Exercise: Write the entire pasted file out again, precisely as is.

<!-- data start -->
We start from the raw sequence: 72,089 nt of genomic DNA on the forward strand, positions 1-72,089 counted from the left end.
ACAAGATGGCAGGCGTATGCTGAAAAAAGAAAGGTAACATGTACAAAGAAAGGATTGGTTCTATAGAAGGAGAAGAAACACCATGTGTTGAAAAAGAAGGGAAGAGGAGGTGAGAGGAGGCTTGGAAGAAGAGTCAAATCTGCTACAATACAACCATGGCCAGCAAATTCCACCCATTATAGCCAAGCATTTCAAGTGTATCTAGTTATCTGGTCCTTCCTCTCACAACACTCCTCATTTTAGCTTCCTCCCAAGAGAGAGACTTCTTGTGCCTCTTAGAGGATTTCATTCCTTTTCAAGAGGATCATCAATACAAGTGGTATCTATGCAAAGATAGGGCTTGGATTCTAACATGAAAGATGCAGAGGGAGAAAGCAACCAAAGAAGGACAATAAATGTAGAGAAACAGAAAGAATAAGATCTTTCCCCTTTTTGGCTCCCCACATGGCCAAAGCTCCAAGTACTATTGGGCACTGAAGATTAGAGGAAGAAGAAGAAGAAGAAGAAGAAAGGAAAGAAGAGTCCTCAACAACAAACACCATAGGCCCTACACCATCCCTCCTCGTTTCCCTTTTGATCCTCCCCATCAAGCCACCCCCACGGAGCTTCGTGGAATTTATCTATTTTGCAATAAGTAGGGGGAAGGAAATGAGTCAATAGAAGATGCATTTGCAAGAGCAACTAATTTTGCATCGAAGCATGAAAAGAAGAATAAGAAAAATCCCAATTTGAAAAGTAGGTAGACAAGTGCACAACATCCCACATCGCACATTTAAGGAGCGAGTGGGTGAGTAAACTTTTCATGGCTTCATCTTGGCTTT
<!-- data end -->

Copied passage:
We start from the raw sequence: 72,089 nt of genomic DNA on the forward strand, positions 1-72,089 counted from the left end.
ACAAGATGGCAGGCGTATGCTGAAAAAAGAAAGGTAACATGTACAAAGAAAGGATTGGTTCTATAGAAGGAGAAGAAACACCATGTGTTGAAAAAGAAGGGAAGAGGAGGTGAGAGGAGGCTTGGAAGAAGAGTCAAATCTGCTACAATACAACCATGGCCAGCAAATTCCACCCATTATAGCCAAGCATTTCAAGTGTATCTAGTTATCTGGTCCTTCCTCTCACAACACTCCTCATTTTAGCTTCCTCCCAAGAGAGAGACTTCTTGTGCCTCTTAGAGGATTTCATTCCTTTTCAAGAGGATCATCAATACAAGTGGTATCTATGCAAAGATAGGGCTTGGATTCTAACATGAAAGATGCAGAGGGAGAAAGCAACCAAAGAAGGACAATAAATGTAGAGAAACAGAAAGAATAAGATCTTTCCCCTTTTTGGCTCCCCACATGGCCAAAGCTCCAAGTACTATTGGGCACTGAAGATTAGAGGAAGAAGAAGAAGAAGAAGAAGAAAGGAAAGAAGAGTCCTCAACAACAAACACCATAGGCCCTACACCATCCCTCCTCGTTTCCCTTTTGATCCTCCCCATCAAGCCACCCCCACGGAGCTTCGTGGAATTTATCTATTTTGCAATAAGTAGGGGGAAGGAAATGAGTCAATAGAAGATGCATTTGCAAGAGCAACTAATTTTGCATCGAAGCATGAAAAGAAGAATAAGAAAAATCCCAATTTGAAAAGTAGGTAGACAAGTGCACAACATCCCACATCGCACATTTAAGGAGCGAGTGGGTGAGTAAACTTTTCATGGCTTCATCTTGGCTTT